Paul Wesley, Ian Somerhalder (Image: The CW)

From its very beginning, The Vampire Diaries was obsessed with the idea of good and bad. Stefan was the “good” brother, Damon the “bad,” and the show then used those loose definitions to springboard eight seasons of stories that either confirmed or subverted those initial character sketches. Eventually, especially in the show’s final season, it deepened the idea to encompass the brothers’ quest for redemption, and that’s where things got a bit trickier.

Advertisement

The problem with focusing on the theme redemption for a cast of characters who are, at their very base characteristic, mass murderers is an intensely difficult high wire to balance a story on, and it never quite felt like the writers got a firm grasp on how to make it work. From season to season—and hell, sometimes episode to episode—one Salvatore brother was painted as the worst evil while the other was a saint, only to have the roles quickly reversed, while Elena sat in the middle as the fulcrum the two brothers’ morality balanced upon. Once Nina Dobrev left the show and Elena wasn’t there for them to orbit around, the whole thing basically fell apart.

But telling stories of confused morality and redemption isn’t necessarily what the show did best even at its peak storytelling capability, which is one of the reasons that the later seasons—which used those themes as almost a crutch—were never as strong as the show at its early-season heights. What The Vampire Diaries did best was to churn story, building a practically unparalleled streak of “holy shit” moments that lasted almost two and a half seasons before ultimately collapsing under its own weight of success. Season two is genre storytelling at its best, with constant twists and turns, great villains, and plenty of surprise stabbings to keep things interesting. The most important thing season two did, though, was up the emotional stakes with the characters in a way that assured they would be cared about long after the dizzying story speed had finally mellowed into something more sedate, paving the way for the audience to make it through some of the rougher later seasons.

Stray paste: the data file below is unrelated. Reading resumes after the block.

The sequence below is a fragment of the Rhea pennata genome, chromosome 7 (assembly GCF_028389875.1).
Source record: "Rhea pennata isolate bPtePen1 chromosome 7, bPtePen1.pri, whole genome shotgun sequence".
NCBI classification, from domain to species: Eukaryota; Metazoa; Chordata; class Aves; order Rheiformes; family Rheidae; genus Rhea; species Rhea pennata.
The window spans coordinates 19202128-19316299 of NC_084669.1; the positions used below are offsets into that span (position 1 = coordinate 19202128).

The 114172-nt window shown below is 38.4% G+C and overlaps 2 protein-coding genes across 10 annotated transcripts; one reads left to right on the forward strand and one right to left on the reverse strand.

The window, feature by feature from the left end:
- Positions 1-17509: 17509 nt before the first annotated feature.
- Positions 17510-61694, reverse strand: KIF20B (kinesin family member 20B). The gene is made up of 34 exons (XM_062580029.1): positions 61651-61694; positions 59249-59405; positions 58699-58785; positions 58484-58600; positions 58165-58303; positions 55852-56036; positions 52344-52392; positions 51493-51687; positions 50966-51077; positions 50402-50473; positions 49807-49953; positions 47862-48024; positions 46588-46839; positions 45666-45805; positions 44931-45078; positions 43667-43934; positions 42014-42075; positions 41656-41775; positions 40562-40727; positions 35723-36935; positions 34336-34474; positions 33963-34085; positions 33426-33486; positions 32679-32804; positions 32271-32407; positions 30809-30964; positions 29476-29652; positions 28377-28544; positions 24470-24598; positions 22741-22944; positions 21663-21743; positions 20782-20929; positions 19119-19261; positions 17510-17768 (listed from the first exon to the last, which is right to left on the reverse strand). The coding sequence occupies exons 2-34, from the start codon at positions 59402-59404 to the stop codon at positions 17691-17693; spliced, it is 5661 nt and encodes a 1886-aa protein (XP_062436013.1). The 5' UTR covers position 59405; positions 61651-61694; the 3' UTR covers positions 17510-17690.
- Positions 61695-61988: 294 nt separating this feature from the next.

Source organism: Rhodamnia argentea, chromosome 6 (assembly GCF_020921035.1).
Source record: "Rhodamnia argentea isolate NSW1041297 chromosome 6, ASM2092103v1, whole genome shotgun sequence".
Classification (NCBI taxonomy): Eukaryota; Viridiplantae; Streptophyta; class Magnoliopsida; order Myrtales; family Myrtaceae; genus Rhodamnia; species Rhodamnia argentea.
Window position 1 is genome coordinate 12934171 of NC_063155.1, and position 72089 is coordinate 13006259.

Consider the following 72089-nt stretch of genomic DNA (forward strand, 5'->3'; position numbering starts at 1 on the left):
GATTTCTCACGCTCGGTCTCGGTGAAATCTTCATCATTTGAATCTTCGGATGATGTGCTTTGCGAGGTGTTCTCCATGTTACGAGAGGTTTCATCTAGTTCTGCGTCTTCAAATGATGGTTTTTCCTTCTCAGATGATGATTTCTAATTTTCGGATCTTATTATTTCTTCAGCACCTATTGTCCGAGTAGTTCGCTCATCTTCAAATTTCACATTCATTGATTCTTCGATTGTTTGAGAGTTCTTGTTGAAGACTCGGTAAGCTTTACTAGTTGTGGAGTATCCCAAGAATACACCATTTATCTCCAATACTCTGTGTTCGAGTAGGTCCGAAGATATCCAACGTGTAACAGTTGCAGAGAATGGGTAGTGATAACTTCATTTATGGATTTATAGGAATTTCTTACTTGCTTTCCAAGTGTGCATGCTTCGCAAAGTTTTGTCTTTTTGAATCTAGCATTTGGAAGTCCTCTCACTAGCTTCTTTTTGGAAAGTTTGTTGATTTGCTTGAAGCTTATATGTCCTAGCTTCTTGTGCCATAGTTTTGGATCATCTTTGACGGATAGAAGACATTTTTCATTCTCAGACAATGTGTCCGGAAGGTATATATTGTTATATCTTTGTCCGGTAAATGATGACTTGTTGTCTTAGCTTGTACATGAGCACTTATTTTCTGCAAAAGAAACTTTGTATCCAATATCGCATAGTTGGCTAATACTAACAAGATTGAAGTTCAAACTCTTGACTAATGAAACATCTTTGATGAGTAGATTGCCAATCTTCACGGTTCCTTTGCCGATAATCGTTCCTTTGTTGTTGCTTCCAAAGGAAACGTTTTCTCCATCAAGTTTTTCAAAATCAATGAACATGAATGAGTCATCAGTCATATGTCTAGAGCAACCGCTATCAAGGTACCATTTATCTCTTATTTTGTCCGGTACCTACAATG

Which brings us to the series finale, which takes the last two seasons of middling villains, confusing mythology, and repetitive, confused redemption stories and manages to craft them into an ending that both respects those floundering journeys and also wraps them into a package that gives each character emotional closure. The season that preceded it was certainly a mixed bag of ideas, featuring a lot of pure nonsense peppered with a few genuinely great moments, but most of those things don’t matter here, and that feels like it’s by design. Sure, the mythology of the season with Cade and the Sirens and the MacGuffin bell are all there in the background, but how the show got here isn’t nearly as important as what the characters do to fix everything in the end, which feels like the exact right choice for a series finale. In a choice between having a story I never cared about make sense or giving the characters I’ve loved for years a poignant, emotional send-off, poignancy will win every time.